"My portrait! What is my portrait to you? Why should you bring people?"

But Sir Seymour did not answer the question. Instead he put one hand on the mantelpiece, leaned slightly towards Arabian, and said:

"You wanted my verdict on the rights of the case between you and Mr. Garstin. That isn't my affair. You must fight it out between you. But I should seriously advise you not to take too long over the quarrel. You said just now that the English climate was awful. Get out of it as soon as you can."

"Get out of it! What is it to you whether I stay or go?"

"I'm afraid if you delay here much longer you may be sorry for it."

"Who are you?" said Arabian fiercely.

"I'm a friend of Miss Van Tuyn."

"What has that to do with me? Why do you try to interfere with me?"

"Miss Van Tuyn—I saw her this morning—wishes me to see to it that you leave her alone, get out of her life."

"Are you her father, a relation?"


"Then what have you to do with it? You—you impertinent old man!"

Sir Seymour's brick-red, weather-beaten face took on a darker, almost a purplish, hue, and the hand that had been holding the mantelpiece tightened into a fist.

"You will leave this young lady alone," he said sternly. "Do you hear? You will leave her alone. She knows what you are."

Arabian had pushed out his full under-lip and was staring now intently at Sir Seymour. His gaze was intense, and yet there was a cloudy look in his eyes. The effect of what he had drunk was certainly increasing upon him in the heat of the rather small room.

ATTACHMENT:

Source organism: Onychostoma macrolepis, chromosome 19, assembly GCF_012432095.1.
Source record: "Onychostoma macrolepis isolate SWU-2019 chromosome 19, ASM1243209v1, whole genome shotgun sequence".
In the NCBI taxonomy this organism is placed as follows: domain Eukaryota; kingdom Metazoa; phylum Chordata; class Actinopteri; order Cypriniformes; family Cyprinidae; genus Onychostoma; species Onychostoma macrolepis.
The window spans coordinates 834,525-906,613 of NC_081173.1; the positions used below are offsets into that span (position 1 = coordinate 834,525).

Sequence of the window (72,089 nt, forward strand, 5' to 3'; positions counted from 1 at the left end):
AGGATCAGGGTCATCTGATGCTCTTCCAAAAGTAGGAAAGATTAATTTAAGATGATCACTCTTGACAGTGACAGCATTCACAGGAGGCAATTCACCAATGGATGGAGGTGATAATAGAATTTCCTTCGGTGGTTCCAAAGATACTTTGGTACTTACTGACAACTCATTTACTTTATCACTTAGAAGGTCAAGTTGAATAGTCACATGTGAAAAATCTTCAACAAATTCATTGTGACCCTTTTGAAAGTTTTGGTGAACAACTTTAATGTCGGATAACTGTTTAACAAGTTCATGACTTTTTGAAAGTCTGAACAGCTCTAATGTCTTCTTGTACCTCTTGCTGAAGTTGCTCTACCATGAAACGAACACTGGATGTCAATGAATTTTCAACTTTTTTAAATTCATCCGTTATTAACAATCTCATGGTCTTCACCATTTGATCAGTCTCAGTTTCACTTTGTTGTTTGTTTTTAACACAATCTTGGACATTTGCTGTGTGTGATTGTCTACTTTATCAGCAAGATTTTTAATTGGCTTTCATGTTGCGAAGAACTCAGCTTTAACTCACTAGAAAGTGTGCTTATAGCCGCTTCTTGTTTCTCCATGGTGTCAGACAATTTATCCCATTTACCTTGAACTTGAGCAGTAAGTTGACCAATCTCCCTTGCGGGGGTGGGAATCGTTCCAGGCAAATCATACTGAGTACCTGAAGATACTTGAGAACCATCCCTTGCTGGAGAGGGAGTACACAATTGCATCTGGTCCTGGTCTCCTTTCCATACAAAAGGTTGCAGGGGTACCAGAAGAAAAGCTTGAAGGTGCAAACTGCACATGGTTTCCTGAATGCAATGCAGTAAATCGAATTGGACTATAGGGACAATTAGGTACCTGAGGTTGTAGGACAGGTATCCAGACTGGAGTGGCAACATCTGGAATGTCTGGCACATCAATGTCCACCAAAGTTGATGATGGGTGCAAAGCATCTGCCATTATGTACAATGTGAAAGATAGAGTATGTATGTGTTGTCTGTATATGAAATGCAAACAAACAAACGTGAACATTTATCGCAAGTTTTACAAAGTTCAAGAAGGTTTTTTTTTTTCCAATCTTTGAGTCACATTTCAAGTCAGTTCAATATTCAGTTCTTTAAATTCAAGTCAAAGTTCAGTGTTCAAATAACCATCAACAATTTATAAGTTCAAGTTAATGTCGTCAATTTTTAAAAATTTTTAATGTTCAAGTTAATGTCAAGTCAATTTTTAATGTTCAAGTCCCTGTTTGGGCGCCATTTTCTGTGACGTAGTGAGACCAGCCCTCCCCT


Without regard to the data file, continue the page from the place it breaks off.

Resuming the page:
"When I came into the studio," he said after a moment's silence, "I remembered your face, and, 'Why is he here?' That was my thought. Why is he there? Where did I see you?"

"That doesn't matter. You will give up your acquaintance with Miss Van Tuyn. You will get out of London. And then no measures will be taken against you."

"Where was it?" persisted Arabian. "Do you remember me?"

"Yes," said Sir Seymour.

He debated within himself for an instant, and then took a decision.

"I saw you at the Ritz Hotel in Piccadilly ten years or more ago."

"At the Ritz!"

"I was lunching with a friend. I was lunching with Lady Sellingworth."

"Ah!" exclaimed Arabian. "That was it! I remember. So—she sent—I see! I see!"

He half shut his eyes and a vein in his forehead swelled, giving to his brow a look of violence.

"She has—She has—"

He shut his mouth with a snap of the teeth. Sir Seymour was aware of a struggle taking place in him. Something, urged on by drink, was fighting hard with his natural caution. But the caution, long trained, no doubt, and kept in almost perpetual use, was fighting hard too.

"No one sent me," said Sir Seymour with contempt. "But that's no matter. You understand now that you are to leave this young lady alone. Her acquaintance with you has ceased. It won't be renewed. If you call on her you will be sent off. If you write to her your letters will be burnt without being read. If you try to persecute her in any way means will be found to protect her and to punish you. I shall see to that."